Sheriff Sue Rahr has fired the King County sheriff's deputy accused of roughing up a 15-year-old girl in a holding cell in an incident that was caught on video.

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Sheriff Sue Rahr has fired the King County sheriff’s deputy who is accused of beating up a 15-year-old girl in a holding cell in an incident that was caught on video.

Deputy Paul Schene, 32, who was charged with misdemeanor assault for the alleged attack on Malika Calhoun, now 16, could also be stripped of his state certification, which would bar him from joining another Washington police force.

Schene was fired on Sept. 9 after the deputy and his attorney appeared for a hearing to present Rahr with his version of events, said sheriff’s spokesman Sgt. John Urquhart.

A lengthy internal investigation was prompted when the video of the altercation, captured by a surveillance camera, was reported to sheriff’s officials three days after the confrontation last November inside a holding cell. Schene’s precinct commander sustained several allegations against Schene, including excessive or unnecessary use of force, criminal conduct and making false statements, according to Urquhart. The precinct commander and chief of field operations both recommended to Rahr that Schene be fired, he said.

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The county recently reached a settlement on a lawsuit filed by Calhoun, paying $125,000 to a trust created in her name, according to the King County Prosecuting Attorney’s Office.

The U.S. Department of Justice is also reviewing the video to determine if Schene violated Calhoun’s civil rights.

Peter Offenbecher, who is representing Schene in his criminal case and in connection with his termination from the Sheriff’s Office, declined to comment Monday. He wouldn’t say whether Schene intends to appeal his firing.

Schene has two options for appeal: He could either ask his union, the King County Police Officers Guild, to initiate — and pay for — an arbitration process, or he could appeal to the newly revived King County Civil Service Commission, a three-member board that hears discipline disputes involving sheriff’s deputies.

A call to the guild was not returned Monday. Urquhart said the Sheriff’s Office has not been notified of an appeal by Schene.

Sheriff’s officials, however, are preparing a letter to notify the state Criminal Justice Training Commission of Schene’s firing and the reasons for his termination, Urquhart said.

Under state law, the commission is responsible for certifying the state’s peace officers, who include deputies, police officers and state troopers. The commission can revoke certification when an officer “has been discharged for disqualifying conduct” and “the discharge is final,” meaning that any appeal has been heard and resolved, the law says.

If his certification is revoked, Schene would be barred from working as a police officer anywhere in the state.

Schene is accused of kicking Calhoun in the abdomen, punching her and pulling her hair in a SeaTac City Hall holding cell after her arrest for investigation of car theft on Nov. 29.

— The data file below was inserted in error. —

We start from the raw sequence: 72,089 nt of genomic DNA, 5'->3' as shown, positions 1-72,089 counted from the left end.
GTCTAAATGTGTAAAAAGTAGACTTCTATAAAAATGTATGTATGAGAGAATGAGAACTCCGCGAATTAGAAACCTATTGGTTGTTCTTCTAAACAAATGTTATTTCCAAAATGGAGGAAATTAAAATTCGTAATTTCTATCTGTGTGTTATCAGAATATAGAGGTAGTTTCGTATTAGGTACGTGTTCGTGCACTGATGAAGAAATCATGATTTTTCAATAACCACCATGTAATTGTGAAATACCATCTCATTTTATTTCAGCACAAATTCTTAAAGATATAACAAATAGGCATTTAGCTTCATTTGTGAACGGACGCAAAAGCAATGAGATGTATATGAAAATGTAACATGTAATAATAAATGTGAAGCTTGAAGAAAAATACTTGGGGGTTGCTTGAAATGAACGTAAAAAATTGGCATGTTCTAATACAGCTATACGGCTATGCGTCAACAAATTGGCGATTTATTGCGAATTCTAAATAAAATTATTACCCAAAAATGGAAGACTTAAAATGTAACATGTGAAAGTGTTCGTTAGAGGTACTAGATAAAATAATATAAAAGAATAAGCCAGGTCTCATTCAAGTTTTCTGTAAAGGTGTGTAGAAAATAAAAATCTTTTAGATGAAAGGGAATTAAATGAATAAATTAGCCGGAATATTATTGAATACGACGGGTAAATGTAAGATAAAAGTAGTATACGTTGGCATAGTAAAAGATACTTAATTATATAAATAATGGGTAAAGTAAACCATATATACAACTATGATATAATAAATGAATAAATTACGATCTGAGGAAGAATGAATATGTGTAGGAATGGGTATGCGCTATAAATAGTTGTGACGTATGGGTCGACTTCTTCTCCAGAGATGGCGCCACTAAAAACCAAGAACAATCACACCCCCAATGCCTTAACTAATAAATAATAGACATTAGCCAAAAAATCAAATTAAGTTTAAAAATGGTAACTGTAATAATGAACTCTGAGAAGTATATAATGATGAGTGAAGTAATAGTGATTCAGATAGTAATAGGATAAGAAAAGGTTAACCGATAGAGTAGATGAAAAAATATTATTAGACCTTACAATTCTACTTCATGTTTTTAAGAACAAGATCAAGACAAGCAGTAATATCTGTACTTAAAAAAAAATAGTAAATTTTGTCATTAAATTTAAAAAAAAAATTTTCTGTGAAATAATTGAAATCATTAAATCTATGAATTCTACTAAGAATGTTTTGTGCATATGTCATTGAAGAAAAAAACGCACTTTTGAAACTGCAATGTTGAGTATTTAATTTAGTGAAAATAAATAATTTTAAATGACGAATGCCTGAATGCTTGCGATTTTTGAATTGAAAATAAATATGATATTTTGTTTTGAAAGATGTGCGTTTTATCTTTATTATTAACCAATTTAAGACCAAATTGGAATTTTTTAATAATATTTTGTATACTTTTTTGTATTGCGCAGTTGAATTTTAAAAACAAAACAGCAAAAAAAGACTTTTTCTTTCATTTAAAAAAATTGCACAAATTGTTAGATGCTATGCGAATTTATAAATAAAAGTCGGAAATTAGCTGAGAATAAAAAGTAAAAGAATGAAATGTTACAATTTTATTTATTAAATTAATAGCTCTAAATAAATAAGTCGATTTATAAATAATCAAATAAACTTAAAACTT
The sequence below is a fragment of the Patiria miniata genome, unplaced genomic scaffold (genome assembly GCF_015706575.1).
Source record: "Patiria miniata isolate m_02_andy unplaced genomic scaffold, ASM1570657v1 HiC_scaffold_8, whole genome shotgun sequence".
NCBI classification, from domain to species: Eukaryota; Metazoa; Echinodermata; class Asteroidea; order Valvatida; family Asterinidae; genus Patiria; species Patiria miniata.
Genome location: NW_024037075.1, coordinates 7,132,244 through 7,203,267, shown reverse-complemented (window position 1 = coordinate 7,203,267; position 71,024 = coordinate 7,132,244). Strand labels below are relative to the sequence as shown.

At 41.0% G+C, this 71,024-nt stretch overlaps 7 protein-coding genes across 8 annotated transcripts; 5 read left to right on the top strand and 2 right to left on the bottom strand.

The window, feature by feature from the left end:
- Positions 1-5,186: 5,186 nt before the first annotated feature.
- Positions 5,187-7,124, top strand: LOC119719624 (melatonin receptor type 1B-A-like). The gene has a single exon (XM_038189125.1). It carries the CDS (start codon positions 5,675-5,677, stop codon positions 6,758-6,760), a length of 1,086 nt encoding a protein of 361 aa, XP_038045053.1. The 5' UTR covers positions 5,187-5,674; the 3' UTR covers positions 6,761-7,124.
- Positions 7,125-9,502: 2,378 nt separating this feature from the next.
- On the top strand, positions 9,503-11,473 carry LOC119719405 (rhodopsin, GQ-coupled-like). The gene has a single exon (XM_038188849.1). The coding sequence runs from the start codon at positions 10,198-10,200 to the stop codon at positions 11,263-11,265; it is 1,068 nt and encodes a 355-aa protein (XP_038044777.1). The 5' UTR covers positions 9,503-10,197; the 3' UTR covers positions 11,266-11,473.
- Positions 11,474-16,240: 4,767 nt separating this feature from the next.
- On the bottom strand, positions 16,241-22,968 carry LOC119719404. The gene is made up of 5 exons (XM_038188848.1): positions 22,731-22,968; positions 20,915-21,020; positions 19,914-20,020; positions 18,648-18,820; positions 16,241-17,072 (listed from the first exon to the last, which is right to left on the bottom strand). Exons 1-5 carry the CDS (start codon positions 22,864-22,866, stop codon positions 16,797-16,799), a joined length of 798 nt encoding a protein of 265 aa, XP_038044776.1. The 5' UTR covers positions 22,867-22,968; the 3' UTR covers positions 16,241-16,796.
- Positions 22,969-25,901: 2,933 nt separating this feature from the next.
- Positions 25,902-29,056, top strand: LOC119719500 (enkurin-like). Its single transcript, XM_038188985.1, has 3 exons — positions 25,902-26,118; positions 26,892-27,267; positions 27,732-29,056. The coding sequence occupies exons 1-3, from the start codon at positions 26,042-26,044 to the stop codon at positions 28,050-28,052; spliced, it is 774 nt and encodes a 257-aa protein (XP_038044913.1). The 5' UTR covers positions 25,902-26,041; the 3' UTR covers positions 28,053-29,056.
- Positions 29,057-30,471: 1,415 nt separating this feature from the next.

In the video, Calhoun is seen kicking off her tennis shoe, which hit Schene’s shin as he was closing a holding-cell door. Schene then charges into the cell, throwing Calhoun against the back wall next to a toilet. He knocks her to the floor and, with the help of another deputy, holds her down while he punches her. He then picks her up by the hair and marches her out of the cell.

The deputy later said he suffered an injury to his shin from the teen’s shoe. He then arrested Calhoun on investigation of third-degree assault.

Written reports of Calhoun’s stolen-car arrest indicate that none of the deputies involved reported the incident in the holding cell. A couple of days later, a detective following up on the third-degree assault charge against Calhoun pulled the video and, disturbed by the footage, notified her superiors, Urquhart said. Schene was then placed on administrative leave while the incident was investigated.

Though Schene suffered a bruise to his leg, sheriff’s officials don’t believe he was injured by Calhoun’s shoe.

“It appears from the video that he hit his shin on the toilet when he went after her,” Urquhart said.

Rookie Deputy Travis Brunner, who was training with Schene and is seen on the video holding Calhoun down, is also being investigated for misconduct.

The car-theft charge against Calhoun was dismissed in exchange for her agreement to perform community service.

However, earlier this year she was charged with felony harassment and criminal trespassing, a gross misdemeanor, in an unrelated case in which she allegedly threatened a 17-year-old girl at Westfield Southcenter mall on Feb. 2.

Calhoun is scheduled to be tried on the charges today in King County Juvenile Court. If convicted, she faces up to 30 days in jail.

Seattle Times staff reporter Jennifer Sullivan and news researcher Miyoko Wolf contributed to this report. Information from Seattle Times archives is also included in this story.

Sara Jean Green: 206-515-5654 or

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